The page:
“There’s more where that came from,” she told me. Neither of us needed to look at the furball. “I can tell you’re smart, honey. Smart enough to get through the day. But it’s hard for a man like you to get ahead, especially if he has a vice, and a man like you always has a vice.”

I thought of the I.O.U. I’d just written. In the top drawer of my desk were at least a hundred more, all of them in my handwriting; signatures on a pile of tiny death warrants. I guessed I owed myself about three-fifths of a large by now, and I was barely making a medium. What a chump.

“Your problems,” she said, “can be made to disappear. Or, they can be made to not disappear. They can be made to be, like, super-perceptible. Like a fat man in fluorescent cycling gear. On a razor scooter. Scooting from door to door, asking people if they’ve heard about Jesus. And he’s got a voice like this: HELLOOOOO!! HELLOOOOOOO!! HAVE YOU HEARD ABOUT JEEE-SUS!!?

“ALL RIGHT,” I said. I ain’t the type to flip my lid but the author had left caps lock on from the previous sentence. “All right. I’ll take the case.”

“Good-o,” said Gertron Whipsturgeon, and I lit her cigarette.

From this point, there was a three minute movie montage of me dressing up as a rat, Gertron teaching me how to act like a rat, then me going undercover in Rodentia and solving the case, all to the soundtrack of ‘You’re the Best Around’ by Joe Esposito. Except whenever I masturbated, the montage would stop, the soundtrack would change to ‘Nimrod’ from Elgar’s Enigma Variations, and the movie would progress in real time until I’d finished, at which point the montage would continue.

When I masturbated, I thought about Gertron. She didn’t respect me and I didn’t trust her, but we were a good team – and more than that, I felt like beneath that no-nonsense, nonsense-intolerant, disinterested-in-nonsense, “Nonsense? Not on my watch!” exterior, something soft and fragile was hidden. After a long day, a couple of drinks and a few laughs, sometimes, in the second before she blinked, I could see it in her eyes: buried deep inside of her, there was something I needed. Maybe something we both needed.

It must have been my detective’s instinct because it turned out she was working for the rats and had Prince Oreo stuffed up her arsehole the entire time – which post facto put an unpleasant twist on a lot of my wank fantasies but at least I got paid. Duchess Mittens had Gertron’s head chopped off, which I know because she left it for me on my doorstep as a present. I had it stuffed and mounted, as best as I could afford to, and kept it as a memento of the finest cat burglar I’d ever met. Even now, sitting in this leather chesterfield armchair, wearing my smoking jacket and slippers, I gaze at the mantlepiece, over the dying fire that faintly lights the study in the nineteenth-century English country manor where I’ve been narrating this story from apparently, where sits Gertron’s misshapen face – skin a little green now but still firm and smooth, where mine is dry and furrowed – and I raise my glass of brandy and say, “Here’s lookin’ at you, you mere female with the brain of an infant.” I’ll be here for some time, contemplating her mouldy contours, maybe because I never stopped loving her, but maybe because, after all these years, if I retire to my bedchamber and sleep… maybe tonight, the rats will come at last to give me secret rat ninja dick rabies.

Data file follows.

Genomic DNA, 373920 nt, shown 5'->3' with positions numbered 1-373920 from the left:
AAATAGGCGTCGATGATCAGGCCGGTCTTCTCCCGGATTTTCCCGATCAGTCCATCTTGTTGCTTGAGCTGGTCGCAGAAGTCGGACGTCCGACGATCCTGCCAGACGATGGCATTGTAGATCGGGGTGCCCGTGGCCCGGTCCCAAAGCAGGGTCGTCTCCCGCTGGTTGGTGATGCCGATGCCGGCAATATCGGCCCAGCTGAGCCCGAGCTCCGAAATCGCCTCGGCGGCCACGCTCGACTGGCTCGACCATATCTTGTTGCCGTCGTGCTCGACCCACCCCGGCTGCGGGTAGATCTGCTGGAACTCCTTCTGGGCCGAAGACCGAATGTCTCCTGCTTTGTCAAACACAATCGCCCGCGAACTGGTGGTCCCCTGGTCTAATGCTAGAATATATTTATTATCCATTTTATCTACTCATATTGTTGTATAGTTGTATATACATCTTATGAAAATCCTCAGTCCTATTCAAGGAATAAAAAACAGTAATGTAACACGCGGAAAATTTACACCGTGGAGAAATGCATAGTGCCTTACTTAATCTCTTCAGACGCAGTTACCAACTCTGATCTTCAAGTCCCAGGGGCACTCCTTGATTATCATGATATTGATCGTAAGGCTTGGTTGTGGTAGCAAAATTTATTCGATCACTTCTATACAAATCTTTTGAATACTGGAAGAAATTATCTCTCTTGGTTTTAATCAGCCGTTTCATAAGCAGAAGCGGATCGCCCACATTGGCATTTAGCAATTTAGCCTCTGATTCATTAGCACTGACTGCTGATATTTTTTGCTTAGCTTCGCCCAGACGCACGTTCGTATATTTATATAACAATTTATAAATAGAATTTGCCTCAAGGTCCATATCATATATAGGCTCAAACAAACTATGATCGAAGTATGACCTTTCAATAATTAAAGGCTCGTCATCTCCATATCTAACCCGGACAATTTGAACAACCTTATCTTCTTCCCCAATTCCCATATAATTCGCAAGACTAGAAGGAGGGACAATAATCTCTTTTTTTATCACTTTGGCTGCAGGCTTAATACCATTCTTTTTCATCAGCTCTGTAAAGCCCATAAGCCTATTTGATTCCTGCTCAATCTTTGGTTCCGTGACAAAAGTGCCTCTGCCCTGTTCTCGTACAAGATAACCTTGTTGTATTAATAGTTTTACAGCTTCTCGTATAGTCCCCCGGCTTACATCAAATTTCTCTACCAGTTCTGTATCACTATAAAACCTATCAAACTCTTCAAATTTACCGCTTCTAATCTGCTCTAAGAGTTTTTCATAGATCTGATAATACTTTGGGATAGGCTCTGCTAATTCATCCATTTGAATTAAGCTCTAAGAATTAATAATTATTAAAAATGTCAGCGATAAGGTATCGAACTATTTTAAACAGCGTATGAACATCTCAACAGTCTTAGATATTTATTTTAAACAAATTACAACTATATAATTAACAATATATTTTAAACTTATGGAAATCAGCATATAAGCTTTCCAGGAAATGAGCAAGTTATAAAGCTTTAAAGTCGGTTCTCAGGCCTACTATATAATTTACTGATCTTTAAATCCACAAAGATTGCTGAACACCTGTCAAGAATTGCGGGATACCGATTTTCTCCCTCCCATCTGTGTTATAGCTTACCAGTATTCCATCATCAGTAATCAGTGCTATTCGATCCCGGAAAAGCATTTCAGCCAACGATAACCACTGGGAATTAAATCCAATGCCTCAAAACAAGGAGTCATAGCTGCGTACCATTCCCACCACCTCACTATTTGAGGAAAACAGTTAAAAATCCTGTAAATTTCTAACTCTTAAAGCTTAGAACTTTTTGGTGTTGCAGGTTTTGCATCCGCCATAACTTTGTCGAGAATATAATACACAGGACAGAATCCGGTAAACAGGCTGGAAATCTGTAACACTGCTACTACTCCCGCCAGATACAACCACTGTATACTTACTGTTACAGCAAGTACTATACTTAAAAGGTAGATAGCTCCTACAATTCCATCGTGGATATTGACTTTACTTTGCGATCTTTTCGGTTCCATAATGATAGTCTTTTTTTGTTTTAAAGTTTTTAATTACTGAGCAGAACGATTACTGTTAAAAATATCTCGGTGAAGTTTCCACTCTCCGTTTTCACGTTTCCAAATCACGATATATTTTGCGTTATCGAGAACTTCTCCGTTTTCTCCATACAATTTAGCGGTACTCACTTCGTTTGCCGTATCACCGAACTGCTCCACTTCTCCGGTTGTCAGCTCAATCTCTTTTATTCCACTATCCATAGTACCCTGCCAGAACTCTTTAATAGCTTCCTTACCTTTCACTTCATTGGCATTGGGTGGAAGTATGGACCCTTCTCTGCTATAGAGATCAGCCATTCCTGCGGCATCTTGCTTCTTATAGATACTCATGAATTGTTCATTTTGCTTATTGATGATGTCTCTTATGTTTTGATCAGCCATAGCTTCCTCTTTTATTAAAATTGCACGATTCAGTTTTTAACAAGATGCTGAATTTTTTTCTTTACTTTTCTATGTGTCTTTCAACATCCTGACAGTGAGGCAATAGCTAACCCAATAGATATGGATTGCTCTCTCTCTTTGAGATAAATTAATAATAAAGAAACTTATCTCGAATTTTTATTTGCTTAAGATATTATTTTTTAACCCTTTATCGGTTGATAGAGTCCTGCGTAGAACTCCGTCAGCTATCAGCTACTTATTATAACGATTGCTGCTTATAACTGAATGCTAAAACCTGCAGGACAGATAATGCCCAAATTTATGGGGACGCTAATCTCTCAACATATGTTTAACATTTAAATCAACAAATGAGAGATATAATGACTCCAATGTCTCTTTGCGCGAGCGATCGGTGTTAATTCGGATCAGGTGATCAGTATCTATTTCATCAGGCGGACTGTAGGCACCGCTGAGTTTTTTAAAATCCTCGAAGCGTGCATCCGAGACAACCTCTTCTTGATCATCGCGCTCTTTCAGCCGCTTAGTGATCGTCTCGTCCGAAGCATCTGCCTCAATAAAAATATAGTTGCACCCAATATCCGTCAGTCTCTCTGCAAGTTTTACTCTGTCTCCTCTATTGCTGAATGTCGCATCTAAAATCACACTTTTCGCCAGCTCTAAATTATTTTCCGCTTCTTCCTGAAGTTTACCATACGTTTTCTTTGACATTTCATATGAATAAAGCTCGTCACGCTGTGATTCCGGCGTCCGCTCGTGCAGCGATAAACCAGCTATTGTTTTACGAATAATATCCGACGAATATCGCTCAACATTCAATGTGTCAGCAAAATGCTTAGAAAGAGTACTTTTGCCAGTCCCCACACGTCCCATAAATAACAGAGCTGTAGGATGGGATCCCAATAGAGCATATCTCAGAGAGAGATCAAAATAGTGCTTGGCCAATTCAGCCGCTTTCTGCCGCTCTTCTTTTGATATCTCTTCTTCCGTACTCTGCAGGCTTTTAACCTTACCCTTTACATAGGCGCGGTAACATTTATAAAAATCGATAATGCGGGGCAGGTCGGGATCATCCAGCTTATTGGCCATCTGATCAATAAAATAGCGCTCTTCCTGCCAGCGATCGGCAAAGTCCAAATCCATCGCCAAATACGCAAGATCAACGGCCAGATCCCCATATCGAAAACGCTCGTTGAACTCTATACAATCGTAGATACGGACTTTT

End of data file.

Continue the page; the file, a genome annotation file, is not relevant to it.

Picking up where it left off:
Invasion From Space

Insufficient Stories by Patrick Alexander

Invasion From Space

The space aliens came from space and shot at us. We tried to fight them in clean-cut, conventional ways, but nothing worked. Things were looking bleak for the human race, of which we are all members, no matter our colour or creed. But then a rag-tag bunch of ne’er-do-wells did things their way and saved America and the whole world. That showed those scientists! They think they’re so smart.

Anyway – each of the heroes was given forty-nine virgins and his own planet to live on, because this is set in the future after the Muslims take over and we all have to live by Sharia Law.

Thoknar the Warrior

Insufficient Stories by Patrick Alexander

Thoknar the Warrior

Thoknar the warrior journeyed over lands unknown, hitting many things with his sword, such as people, rocks, and more rocks. His sweaty nipples glistened in the harsh light of foreign suns.

When he was finished, the King said to him, “Thoknar, you are brave and none shall deny it, but you cannot live among us, for your warrior ways are too yucky to look at for posh people such as we.”

“Good point,” said Thoknar, hitting a rock with his sword. “But shouldn’t that be, ‘you cannot live amongst us’?”

“Either is acceptable,” the King replied. “It’s largely a stylistic issue. The important thing is to be consistent.”

Thoknar closed his eyes and slowly shook his head. He was no fancy man of words but a warrior. “I’ll be off then, forever,” he said, then tripped over the rock and fell on his face.

“You should probably open your eyes again before walking anywhere,” suggested the King.

“I shall tell tales of your wisdom, O King!” declared Thoknar, as he pulled himself to his feet. He opened his eyes, then tripped over the rock and fell on his face.